Yesterday was the President's Deficit Commission and today is the Peterson summit. The very serious people (who didn't know there was a housing bubble) are telling us that our own government providing benefits to our people is baaaad and very unserious. (Military spending? What's that?)
So what about that deficit, and the Social Security crisis? Always, always keep in mind that the whole bruhaha over Social Security comes out of a strategic plan to get rid of it. As Paul pointed out in his post and as I have written about,
This strategy goes back to a larger Wall Street effort to get rid of Social Security. A 1983 Cato Institute Journal document, "Achieving a Leninist Strategy" by Stuart Butler of Cato and Peter Germanis of Heritage lays it out for us. The document is still available at Cato, and select quotes are available at Plotting Privatization? from Z Magazine. ...
[quotes from the Cato strategy document]
... Every time you hear that "Social Security is going broke" you are hearing a manufactured propaganda point. Every time you hear that "Social Security is a Ponzi scheme" you are hearing a manufactured propaganda point. Every time you hear that "Social Security won't be there for me anyway" " you are hearing a manufactured propaganda point.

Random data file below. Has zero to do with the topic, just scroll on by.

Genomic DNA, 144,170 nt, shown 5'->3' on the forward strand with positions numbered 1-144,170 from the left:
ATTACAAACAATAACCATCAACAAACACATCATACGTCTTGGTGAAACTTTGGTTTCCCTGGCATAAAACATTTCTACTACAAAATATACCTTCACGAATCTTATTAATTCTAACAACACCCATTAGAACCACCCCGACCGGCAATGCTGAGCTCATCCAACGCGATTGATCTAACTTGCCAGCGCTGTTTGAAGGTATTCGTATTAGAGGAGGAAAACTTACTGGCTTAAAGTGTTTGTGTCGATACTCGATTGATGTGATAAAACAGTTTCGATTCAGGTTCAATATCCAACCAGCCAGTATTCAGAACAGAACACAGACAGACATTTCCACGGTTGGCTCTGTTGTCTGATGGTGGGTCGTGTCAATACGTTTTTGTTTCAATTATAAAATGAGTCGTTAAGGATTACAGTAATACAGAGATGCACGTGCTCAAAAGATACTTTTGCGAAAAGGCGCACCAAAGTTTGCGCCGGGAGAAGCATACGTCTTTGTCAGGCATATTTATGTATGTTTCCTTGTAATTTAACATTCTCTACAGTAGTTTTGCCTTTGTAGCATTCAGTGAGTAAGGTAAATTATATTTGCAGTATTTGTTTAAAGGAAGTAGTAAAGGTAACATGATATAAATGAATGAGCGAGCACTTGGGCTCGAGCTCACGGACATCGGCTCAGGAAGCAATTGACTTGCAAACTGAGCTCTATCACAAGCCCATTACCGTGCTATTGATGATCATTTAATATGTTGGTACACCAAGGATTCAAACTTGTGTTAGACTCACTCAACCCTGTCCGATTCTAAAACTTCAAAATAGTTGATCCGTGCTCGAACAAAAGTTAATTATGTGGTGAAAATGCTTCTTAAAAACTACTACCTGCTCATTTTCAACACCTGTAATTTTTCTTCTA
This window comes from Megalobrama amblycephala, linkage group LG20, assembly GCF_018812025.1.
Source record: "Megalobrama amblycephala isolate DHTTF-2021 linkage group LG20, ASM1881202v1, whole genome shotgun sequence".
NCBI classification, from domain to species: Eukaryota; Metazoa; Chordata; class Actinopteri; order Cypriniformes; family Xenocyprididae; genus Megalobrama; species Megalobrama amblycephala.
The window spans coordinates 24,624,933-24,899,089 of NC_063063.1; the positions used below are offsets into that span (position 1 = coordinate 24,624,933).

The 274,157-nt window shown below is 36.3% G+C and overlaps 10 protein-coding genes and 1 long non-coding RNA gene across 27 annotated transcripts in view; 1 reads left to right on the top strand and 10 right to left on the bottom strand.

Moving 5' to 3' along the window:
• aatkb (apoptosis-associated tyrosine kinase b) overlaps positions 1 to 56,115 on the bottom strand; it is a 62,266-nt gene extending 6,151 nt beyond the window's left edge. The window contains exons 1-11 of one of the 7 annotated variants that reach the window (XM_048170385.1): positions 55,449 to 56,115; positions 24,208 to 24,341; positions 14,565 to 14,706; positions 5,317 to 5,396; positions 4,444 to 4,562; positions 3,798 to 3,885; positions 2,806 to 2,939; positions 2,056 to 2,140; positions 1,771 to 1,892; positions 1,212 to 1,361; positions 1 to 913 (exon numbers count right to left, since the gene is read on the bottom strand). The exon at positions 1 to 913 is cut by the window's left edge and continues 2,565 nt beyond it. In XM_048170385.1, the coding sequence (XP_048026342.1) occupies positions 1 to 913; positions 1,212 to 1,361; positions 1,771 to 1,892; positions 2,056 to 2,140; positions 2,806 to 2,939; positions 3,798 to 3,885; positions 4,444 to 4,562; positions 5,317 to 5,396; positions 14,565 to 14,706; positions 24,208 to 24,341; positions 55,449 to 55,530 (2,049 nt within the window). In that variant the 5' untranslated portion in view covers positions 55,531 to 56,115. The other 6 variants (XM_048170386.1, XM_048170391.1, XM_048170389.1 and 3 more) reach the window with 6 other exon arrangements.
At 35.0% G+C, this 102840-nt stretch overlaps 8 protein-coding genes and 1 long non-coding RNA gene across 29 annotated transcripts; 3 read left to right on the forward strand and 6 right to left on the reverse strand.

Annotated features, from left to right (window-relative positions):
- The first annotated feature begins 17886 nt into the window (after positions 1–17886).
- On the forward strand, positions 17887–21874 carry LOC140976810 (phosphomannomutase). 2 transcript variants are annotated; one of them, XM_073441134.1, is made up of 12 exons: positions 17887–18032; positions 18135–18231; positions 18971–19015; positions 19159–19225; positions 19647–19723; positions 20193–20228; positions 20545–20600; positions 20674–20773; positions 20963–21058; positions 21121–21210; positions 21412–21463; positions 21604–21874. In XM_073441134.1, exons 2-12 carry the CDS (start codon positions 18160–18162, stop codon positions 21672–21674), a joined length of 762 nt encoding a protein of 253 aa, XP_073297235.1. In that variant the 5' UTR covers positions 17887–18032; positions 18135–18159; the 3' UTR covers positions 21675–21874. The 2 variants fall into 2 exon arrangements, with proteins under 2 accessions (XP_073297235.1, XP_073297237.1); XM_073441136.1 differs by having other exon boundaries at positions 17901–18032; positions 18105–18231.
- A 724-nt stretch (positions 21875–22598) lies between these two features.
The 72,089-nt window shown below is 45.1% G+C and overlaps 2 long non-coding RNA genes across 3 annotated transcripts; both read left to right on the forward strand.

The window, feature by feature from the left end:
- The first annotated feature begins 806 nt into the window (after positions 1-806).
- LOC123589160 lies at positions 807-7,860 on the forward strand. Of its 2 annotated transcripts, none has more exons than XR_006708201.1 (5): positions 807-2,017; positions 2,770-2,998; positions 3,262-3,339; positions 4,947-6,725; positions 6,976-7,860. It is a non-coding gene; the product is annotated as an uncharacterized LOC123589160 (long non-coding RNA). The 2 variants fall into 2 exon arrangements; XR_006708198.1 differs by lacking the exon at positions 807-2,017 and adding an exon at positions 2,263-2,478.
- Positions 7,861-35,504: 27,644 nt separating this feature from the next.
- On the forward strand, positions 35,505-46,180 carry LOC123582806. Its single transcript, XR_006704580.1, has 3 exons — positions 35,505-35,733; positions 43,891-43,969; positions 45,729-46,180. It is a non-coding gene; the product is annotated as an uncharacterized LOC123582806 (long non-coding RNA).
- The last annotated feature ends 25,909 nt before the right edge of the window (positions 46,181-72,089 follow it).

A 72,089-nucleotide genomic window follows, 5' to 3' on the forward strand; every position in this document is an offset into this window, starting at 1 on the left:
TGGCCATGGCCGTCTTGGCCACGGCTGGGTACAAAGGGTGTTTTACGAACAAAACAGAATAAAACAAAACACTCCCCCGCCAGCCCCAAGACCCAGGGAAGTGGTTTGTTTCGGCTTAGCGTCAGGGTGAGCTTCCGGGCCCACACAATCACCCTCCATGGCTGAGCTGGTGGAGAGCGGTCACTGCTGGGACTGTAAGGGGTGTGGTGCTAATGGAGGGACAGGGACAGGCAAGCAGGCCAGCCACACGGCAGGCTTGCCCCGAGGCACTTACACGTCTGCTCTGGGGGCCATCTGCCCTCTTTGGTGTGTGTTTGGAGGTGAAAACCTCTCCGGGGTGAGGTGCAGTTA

Don't fall for it. If they can gut Social Security they stand to make a lot of money but you stand to lose your retirement.
AND never forget that the deficit was also manufactured on purpose, to defund government's ability to regulate business and protect citizens, and to force a shrinking of what the corporate right calls "big government." Government is We, the People making the decisions for ourselves, "big government" is We, the People making more decisions for ourselves. The only alternative is the wealthy and big corporations making the decisions for us instead. Don't fall for it. We didn't have deficits until we cut taxes on the rich.
A consumption-based economy does better when consumers have more to spend. Perhaps not cause-and-effect, though I suspect so, but after FDR raised top tax rates the economy grew dramatically. The 90% top rate years under FDR, Truman, Eisenhower and the beginning of the Kennedy years were the years when we built the middle class. And remember, after Clinton raised top tax rates only modestly the economy grew. How's it been doing since Bush's tax cuts for the rich?
A look at economic growth rate charts shows a steady decline in the decades since top tax rates began to fall. Is it just a coincidence that the economy booms after tax increases that provide revenue to invest in new "seed corn," and that the economy declines as we reduce taxes?